A friend of mine who is a professional photographer took pictures of every student, and under the headings “I Am Smart,” “I Am Talented,” and “I Can Achieve,” we placed 8 x 10 glossy color prints of each student. We called it the Wall of Fame. Were they prepared for AP? No. Was much of the work they did of AP quality? Eventually. My goal was to set the bar higher but not too high; like teaching kids to ride a bicycle, I raised the training wheels a bit every month. Every paper they wrote could be rewritten for a higher grade. We worked on critical reading skills, outlining, Cornell notes, and conceptual identifications. I held after-school seminars for one hour every Wednesday and Thursday, offering extra credit (a concept I hate) if kids would come. By October, I was working 80 hours per week, so I enlisted the help of my university students (I teach history part time at the University of Utah) to help score papers and tutor kids during class and after school. I awarded good grades for effort more than content, encouraging students to rewrite. I used lots of primary documents, real historical dilemmas, funny YouTube videos, and lots of positive encouragement.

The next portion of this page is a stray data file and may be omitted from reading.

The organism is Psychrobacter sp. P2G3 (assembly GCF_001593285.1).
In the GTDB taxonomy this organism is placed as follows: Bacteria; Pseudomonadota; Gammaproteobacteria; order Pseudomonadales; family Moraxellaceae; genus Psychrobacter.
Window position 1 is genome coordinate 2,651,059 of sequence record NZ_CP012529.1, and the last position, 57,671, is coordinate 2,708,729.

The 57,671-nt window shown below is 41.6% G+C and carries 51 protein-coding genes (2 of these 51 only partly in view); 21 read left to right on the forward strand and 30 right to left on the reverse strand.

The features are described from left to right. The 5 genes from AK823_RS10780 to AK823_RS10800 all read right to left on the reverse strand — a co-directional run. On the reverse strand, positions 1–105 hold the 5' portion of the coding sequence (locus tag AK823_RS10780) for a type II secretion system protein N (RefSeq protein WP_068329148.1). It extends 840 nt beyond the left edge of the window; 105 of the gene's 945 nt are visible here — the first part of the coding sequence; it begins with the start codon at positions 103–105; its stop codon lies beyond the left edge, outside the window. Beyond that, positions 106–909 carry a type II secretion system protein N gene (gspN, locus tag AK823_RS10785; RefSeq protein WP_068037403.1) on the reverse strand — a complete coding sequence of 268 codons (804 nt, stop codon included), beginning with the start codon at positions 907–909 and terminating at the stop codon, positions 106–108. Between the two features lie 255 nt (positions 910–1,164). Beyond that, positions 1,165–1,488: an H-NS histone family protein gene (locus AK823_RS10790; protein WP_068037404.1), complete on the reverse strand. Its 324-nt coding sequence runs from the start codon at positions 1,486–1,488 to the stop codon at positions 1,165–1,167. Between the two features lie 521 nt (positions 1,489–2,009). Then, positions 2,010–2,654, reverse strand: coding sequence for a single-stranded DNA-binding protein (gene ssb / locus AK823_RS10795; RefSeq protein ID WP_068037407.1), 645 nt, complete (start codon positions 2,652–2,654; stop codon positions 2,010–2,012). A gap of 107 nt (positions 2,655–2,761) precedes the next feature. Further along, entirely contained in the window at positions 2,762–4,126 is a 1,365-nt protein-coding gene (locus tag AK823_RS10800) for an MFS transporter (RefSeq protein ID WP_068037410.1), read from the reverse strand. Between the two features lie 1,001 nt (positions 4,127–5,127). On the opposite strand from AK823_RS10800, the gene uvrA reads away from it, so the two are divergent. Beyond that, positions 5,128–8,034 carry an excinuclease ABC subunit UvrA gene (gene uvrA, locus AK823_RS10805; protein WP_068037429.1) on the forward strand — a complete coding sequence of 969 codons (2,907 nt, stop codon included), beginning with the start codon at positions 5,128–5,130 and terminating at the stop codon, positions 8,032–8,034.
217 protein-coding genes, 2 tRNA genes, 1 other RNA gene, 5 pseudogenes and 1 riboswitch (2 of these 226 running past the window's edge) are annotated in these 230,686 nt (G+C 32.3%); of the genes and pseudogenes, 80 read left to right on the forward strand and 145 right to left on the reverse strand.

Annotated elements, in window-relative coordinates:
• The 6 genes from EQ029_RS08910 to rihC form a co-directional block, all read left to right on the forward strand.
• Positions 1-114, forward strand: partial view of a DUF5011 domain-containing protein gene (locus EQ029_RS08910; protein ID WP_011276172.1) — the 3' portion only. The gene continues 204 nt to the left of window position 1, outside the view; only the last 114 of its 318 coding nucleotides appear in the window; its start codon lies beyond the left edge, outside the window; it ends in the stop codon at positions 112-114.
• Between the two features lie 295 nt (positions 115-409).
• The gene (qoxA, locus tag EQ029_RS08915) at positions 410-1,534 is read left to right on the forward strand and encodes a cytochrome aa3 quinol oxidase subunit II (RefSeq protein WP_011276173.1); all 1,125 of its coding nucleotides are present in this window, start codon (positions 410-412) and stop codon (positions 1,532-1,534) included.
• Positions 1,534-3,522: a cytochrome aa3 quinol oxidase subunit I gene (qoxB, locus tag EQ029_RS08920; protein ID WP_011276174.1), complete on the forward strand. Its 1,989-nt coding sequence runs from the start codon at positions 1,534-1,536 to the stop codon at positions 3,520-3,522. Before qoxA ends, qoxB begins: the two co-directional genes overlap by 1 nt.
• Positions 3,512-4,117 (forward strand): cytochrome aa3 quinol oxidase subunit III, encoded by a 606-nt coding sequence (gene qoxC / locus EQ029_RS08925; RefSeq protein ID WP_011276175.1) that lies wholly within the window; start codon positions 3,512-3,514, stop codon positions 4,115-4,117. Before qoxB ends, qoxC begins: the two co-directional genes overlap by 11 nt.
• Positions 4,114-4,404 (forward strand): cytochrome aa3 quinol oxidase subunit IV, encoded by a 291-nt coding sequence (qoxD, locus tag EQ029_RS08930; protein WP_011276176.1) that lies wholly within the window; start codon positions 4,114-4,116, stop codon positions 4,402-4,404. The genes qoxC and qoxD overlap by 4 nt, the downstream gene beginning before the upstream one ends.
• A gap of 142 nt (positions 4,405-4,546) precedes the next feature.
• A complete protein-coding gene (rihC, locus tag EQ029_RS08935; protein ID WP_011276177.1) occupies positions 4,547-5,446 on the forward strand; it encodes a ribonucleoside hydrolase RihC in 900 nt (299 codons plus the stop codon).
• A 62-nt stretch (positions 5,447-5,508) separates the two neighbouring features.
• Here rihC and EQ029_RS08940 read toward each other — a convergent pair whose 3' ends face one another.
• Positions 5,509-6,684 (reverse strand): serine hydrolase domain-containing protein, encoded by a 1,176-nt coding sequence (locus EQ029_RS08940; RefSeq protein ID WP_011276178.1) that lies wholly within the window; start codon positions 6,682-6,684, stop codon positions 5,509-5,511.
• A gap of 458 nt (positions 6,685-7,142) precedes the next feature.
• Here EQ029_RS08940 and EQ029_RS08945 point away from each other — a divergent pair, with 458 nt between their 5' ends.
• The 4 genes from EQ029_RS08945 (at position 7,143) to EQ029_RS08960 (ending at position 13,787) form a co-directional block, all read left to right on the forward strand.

Over the course of the school year, only one student had dropped the class. In May, 80 of my students took the AP Exam. I don’t know how they did — but that isn’t exactly the point. The goal was to build self-esteem and confidence; to help the students realize that college-level work is more about commitment and effort than about being smart or, for that matter, white. For some, just completing the course was a victory; for others, taking the test was a victory. Some may actually earn scores of 3 or above.